Director Douglas wasn't a huge guy, but he looked solid. Tough. Still, I could tell he was afraid of my grandpa. And for good reason. I had never heard my grandpa raise his voice like he was now. There was pure hatred in it.

“You are not welcome here, Douglas. Now you just turn around and get out of here before I have you arrested!”

Douglas took a step backward.

“I get it, Bud. I understand how you feel, but you have to trust me on this. I need—”

“Trust you!” my grandpa roared. “That's a good one, Douglas. You're lucky I don't kill you right here.” My grandpa now pushed me to the side and stood directly between Douglas and myself.

“Now, Bud, I don't think that's a—” Lieutenant Miller started to say something, but my grandpa looked at him and he stopped midsentence.

“You probably had your hands in this, too, didn't you, Douglas. I'm going to look into Robert's murder, and so help me, if—”

Douglas seemed to have lost any fear or respect that was
holding him back. He took two quick steps toward us.

“Listen,” he said as he raised one finger in the air. “I understand you're grieving, Bud, and I am truly sorry for your loss. You know Terri's death was a huge loss for us, too. But I've got people who are still in real danger, and I need to get some answers.”

My grandpa took a step toward Douglas. They were standing nose to nose.

“Your loss?” my grandpa questioned. “It's your fault my daughter is dead.”

“What?” I asked. “What are you talking about?”

Douglas looked at me and then back at my grandpa. “Your grandpa is just upset, Furious. He's not making sense.”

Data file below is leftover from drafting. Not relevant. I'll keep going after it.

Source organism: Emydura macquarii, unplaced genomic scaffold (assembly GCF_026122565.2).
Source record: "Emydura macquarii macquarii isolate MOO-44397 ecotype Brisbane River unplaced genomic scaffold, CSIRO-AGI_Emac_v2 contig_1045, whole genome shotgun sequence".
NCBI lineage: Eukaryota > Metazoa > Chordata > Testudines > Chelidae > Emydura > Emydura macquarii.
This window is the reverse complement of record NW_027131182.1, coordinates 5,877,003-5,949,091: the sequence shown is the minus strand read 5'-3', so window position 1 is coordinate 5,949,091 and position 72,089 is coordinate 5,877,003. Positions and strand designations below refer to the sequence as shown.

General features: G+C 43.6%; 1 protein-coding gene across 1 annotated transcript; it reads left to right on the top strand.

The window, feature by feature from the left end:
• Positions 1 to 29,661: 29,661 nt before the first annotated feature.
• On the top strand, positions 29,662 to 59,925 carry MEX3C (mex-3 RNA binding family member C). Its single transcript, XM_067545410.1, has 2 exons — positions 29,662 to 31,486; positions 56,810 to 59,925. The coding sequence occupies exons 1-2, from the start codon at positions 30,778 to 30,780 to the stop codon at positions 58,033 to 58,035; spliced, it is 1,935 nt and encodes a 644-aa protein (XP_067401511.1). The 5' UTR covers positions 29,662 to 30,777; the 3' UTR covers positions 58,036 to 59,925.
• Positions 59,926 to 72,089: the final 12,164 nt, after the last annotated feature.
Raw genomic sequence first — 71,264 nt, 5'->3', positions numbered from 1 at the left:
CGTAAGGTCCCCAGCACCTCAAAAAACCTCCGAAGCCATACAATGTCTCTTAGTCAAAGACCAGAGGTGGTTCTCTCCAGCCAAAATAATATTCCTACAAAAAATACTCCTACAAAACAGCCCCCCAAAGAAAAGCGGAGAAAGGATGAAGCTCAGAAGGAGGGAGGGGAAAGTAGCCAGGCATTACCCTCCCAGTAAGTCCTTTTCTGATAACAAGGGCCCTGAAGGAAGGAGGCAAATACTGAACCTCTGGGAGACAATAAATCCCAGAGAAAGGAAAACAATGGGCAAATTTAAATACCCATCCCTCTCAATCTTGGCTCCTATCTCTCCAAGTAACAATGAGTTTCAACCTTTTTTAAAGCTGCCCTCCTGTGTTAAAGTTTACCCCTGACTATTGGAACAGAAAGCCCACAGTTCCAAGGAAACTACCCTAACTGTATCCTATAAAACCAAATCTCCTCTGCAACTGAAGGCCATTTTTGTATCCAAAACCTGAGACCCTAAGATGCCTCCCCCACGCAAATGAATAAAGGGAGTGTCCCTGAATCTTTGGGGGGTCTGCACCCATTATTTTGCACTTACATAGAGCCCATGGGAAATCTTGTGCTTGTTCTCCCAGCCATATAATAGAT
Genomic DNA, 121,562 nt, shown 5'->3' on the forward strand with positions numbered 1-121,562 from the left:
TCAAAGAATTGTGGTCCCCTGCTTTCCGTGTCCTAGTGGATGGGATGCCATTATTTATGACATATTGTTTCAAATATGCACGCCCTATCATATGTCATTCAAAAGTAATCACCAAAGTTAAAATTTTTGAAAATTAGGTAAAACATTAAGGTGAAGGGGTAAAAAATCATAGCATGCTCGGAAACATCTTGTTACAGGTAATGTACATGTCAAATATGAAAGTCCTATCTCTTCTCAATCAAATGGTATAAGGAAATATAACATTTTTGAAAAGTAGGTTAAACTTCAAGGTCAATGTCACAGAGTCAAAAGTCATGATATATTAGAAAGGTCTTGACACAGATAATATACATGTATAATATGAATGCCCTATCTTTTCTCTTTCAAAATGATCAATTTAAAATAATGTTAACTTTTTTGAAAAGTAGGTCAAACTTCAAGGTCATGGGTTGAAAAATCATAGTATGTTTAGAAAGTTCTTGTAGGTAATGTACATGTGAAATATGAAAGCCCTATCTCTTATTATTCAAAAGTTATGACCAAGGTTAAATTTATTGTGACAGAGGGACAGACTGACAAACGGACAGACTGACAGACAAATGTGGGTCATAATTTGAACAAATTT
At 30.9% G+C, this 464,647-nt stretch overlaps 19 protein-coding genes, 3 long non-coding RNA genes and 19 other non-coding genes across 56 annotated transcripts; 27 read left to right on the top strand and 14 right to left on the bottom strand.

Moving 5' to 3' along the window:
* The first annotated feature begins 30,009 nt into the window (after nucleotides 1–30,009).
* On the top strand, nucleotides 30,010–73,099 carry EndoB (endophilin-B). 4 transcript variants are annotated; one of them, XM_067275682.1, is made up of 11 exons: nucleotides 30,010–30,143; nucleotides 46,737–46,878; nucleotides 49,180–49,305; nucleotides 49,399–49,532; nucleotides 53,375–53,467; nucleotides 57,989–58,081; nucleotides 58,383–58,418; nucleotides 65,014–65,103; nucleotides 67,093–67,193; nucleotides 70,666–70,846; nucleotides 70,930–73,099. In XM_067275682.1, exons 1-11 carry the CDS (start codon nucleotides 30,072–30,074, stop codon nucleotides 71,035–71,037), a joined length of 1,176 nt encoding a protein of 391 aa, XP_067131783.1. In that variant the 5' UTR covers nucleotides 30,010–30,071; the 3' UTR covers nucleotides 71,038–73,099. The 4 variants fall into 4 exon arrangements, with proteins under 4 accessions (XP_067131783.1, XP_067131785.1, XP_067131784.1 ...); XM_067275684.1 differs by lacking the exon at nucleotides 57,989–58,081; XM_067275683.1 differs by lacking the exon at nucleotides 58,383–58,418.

Douglas took another look at me and stepped back toward the door.

“I'll be back in the morning, Bud. I need to know what Furious saw. I've got people in jeopardy out there.”


he door slammed behind Douglas.

“What was that all about?” Lieutenant Miller asked.

My grandpa didn't answer him.

“Who do we have on duty tonight?” my grandpa asked.

“Reilly and I are on until ten o'clock, and then Benson and Moralesse have the night shift. Why?”

“I want someone out front twenty-four seven. No one comes up to this house without talking to you first, okay?”

“Okay,” Miller said. “But do you want to tell me what's going on, boss? Why did you just blame Terri's murder on the CIA? Do you really think they were involved?”

“I honestly don't know what to think. I just know that Robert's dead and we don't have any answers. Until I get
them, no one comes near Furious, you understand? No one.”

“Sure, Bud,” Miller replied.

“You call me on the radio before letting anyone near this house. And make sure it's Moralesse, not Benson, that relieves you at ten. I can't take chances with Benson. Not tonight. Not with something this important.”

BOOK: Furious Jones and the Assassin’s Secret
8.62Mb size Format: txt, pdf, ePub